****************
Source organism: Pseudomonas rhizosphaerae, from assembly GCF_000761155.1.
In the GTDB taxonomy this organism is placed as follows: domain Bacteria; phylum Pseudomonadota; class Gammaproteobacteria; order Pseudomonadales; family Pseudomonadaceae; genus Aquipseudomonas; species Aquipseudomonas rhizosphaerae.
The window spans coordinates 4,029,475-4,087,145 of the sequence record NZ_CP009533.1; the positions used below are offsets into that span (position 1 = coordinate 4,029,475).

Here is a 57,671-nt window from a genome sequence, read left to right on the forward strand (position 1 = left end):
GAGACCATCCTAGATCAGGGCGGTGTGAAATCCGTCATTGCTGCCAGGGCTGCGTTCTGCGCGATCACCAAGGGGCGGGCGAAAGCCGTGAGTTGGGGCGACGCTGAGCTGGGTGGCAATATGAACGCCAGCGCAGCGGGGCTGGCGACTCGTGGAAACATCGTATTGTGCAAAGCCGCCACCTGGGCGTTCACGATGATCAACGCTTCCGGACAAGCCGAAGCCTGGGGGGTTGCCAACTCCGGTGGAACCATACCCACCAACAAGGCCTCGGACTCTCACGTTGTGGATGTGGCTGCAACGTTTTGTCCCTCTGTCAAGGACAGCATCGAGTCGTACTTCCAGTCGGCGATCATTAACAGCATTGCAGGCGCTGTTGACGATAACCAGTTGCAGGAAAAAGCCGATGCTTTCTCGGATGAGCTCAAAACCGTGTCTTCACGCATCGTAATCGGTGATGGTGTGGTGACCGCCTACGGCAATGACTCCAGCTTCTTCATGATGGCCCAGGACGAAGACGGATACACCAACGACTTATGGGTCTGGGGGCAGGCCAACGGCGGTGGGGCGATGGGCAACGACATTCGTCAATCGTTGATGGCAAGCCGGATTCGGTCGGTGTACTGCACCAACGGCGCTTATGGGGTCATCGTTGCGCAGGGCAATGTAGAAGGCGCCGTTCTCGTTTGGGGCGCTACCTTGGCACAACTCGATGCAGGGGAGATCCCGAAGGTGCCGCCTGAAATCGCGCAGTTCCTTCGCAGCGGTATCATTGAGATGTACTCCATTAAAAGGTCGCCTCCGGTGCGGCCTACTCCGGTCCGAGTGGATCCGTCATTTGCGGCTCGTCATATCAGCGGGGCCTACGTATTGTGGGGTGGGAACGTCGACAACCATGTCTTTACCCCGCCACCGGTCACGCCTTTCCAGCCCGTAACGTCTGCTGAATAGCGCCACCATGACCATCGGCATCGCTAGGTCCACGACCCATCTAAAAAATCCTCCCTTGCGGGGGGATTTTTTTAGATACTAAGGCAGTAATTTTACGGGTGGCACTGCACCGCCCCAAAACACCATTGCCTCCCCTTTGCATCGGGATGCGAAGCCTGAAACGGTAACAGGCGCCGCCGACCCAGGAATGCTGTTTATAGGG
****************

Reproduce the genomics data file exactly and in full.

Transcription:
Source organism: Pseudomonas rhizosphaerae, from assembly GCF_000761155.1.
In the GTDB taxonomy this organism is placed as follows: domain Bacteria; phylum Pseudomonadota; class Gammaproteobacteria; order Pseudomonadales; family Pseudomonadaceae; genus Aquipseudomonas; species Aquipseudomonas rhizosphaerae.
The window spans coordinates 4,029,475-4,087,145 of the sequence record NZ_CP009533.1; the positions used below are offsets into that span (position 1 = coordinate 4,029,475).

Here is a 57,671-nt window from a genome sequence, read left to right on the forward strand (position 1 = left end):
GAGACCATCCTAGATCAGGGCGGTGTGAAATCCGTCATTGCTGCCAGGGCTGCGTTCTGCGCGATCACCAAGGGGCGGGCGAAAGCCGTGAGTTGGGGCGACGCTGAGCTGGGTGGCAATATGAACGCCAGCGCAGCGGGGCTGGCGACTCGTGGAAACATCGTATTGTGCAAAGCCGCCACCTGGGCGTTCACGATGATCAACGCTTCCGGACAAGCCGAAGCCTGGGGGGTTGCCAACTCCGGTGGAACCATACCCACCAACAAGGCCTCGGACTCTCACGTTGTGGATGTGGCTGCAACGTTTTGTCCCTCTGTCAAGGACAGCATCGAGTCGTACTTCCAGTCGGCGATCATTAACAGCATTGCAGGCGCTGTTGACGATAACCAGTTGCAGGAAAAAGCCGATGCTTTCTCGGATGAGCTCAAAACCGTGTCTTCACGCATCGTAATCGGTGATGGTGTGGTGACCGCCTACGGCAATGACTCCAGCTTCTTCATGATGGCCCAGGACGAAGACGGATACACCAACGACTTATGGGTCTGGGGGCAGGCCAACGGCGGTGGGGCGATGGGCAACGACATTCGTCAATCGTTGATGGCAAGCCGGATTCGGTCGGTGTACTGCACCAACGGCGCTTATGGGGTCATCGTTGCGCAGGGCAATGTAGAAGGCGCCGTTCTCGTTTGGGGCGCTACCTTGGCACAACTCGATGCAGGGGAGATCCCGAAGGTGCCGCCTGAAATCGCGCAGTTCCTTCGCAGCGGTATCATTGAGATGTACTCCATTAAAAGGTCGCCTCCGGTGCGGCCTACTCCGGTCCGAGTGGATCCGTCATTTGCGGCTCGTCATATCAGCGGGGCCTACGTATTGTGGGGTGGGAACGTCGACAACCATGTCTTTACCCCGCCACCGGTCACGCCTTTCCAGCCCGTAACGTCTGCTGAATAGCGCCACCATGACCATCGGCATCGCTAGGTCCACGACCCATCTAAAAAATCCTCCCTTGCGGGGGGATTTTTTTAGATACTAAGGCAGTAATTTTACGGGTGGCACTGCACCGCCCCAAAACACCATTGCCTCCCCTTTGCATCGGGATGCGAAGCCTGAAACGGTAACAGGCGCCGCCGACCCAGGAATGCTGTTTATAGGG